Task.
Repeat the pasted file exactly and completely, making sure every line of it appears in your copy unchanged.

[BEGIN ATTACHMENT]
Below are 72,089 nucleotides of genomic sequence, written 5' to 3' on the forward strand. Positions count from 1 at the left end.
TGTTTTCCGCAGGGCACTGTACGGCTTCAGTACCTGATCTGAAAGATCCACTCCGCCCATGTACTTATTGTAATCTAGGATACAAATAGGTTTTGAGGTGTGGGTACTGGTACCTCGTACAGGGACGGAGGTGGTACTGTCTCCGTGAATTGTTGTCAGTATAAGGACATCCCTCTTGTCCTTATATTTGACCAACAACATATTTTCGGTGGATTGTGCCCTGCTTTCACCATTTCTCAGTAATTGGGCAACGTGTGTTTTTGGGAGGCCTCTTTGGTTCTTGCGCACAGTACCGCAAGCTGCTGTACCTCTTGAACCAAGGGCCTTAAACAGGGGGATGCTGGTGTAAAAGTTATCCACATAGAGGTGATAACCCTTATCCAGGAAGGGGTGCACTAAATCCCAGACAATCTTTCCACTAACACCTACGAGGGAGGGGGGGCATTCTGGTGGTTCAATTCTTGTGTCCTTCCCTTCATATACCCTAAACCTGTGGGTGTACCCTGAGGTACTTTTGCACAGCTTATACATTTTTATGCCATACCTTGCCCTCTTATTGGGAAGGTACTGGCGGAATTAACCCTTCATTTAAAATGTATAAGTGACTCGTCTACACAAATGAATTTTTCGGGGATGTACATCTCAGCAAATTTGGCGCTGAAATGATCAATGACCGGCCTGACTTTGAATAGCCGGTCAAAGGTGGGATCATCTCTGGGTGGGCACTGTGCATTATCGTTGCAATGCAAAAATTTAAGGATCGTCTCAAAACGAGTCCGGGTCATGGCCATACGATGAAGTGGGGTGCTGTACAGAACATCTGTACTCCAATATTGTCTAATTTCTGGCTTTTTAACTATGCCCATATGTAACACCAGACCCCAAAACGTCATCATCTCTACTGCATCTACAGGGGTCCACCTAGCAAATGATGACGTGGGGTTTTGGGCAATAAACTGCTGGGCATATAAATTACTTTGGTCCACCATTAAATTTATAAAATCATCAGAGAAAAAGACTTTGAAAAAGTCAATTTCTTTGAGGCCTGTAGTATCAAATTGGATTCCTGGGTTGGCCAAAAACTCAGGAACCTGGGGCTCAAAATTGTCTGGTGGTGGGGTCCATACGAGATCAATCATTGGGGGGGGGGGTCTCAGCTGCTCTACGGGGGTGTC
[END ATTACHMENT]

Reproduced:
Below are 72,089 nucleotides of genomic sequence, written 5' to 3' on the forward strand. Positions count from 1 at the left end.
TGTTTTCCGCAGGGCACTGTACGGCTTCAGTACCTGATCTGAAAGATCCACTCCGCCCATGTACTTATTGTAATCTAGGATACAAATAGGTTTTGAGGTGTGGGTACTGGTACCTCGTACAGGGACGGAGGTGGTACTGTCTCCGTGAATTGTTGTCAGTATAAGGACATCCCTCTTGTCCTTATATTTGACCAACAACATATTTTCGGTGGATTGTGCCCTGCTTTCACCATTTCTCAGTAATTGGGCAACGTGTGTTTTTGGGAGGCCTCTTTGGTTCTTGCGCACAGTACCGCAAGCTGCTGTACCTCTTGAACCAAGGGCCTTAAACAGGGGGATGCTGGTGTAAAAGTTATCCACATAGAGGTGATAACCCTTATCCAGGAAGGGGTGCACTAAATCCCAGACAATCTTTCCACTAACACCTACGAGGGAGGGGGGGCATTCTGGTGGTTCAATTCTTGTGTCCTTCCCTTCATATACCCTAAACCTGTGGGTGTACCCTGAGGTACTTTTGCACAGCTTATACATTTTTATGCCATACCTTGCCCTCTTATTGGGAAGGTACTGGCGGAATTAACCCTTCATTTAAAATGTATAAGTGACTCGTCTACACAAATGAATTTTTCGGGGATGTACATCTCAGCAAATTTGGCGCTGAAATGATCAATGACCGGCCTGACTTTGAATAGCCGGTCAAAGGTGGGATCATCTCTGGGTGGGCACTGTGCATTATCGTTGCAATGCAAAAATTTAAGGATCGTCTCAAAACGAGTCCGGGTCATGGCCATACGATGAAGTGGGGTGCTGTACAGAACATCTGTACTCCAATATTGTCTAATTTCTGGCTTTTTAACTATGCCCATATGTAACACCAGACCCCAAAACGTCATCATCTCTACTGCATCTACAGGGGTCCACCTAGCAAATGATGACGTGGGGTTTTGGGCAATAAACTGCTGGGCATATAAATTACTTTGGTCCACCATTAAATTTATAAAATCATCAGAGAAAAAGACTTTGAAAAAGTCAATTTCTTTGAGGCCTGTAGTATCAAATTGGATTCCTGGGTTGGCCAAAAACTCAGGAACCTGGGGCTCAAAATTGTCTGGTGGTGGGGTCCATACGAGATCAATCATTGGGGGGGGGGGTCTCAGCTGCTCTACGGGGGTGTC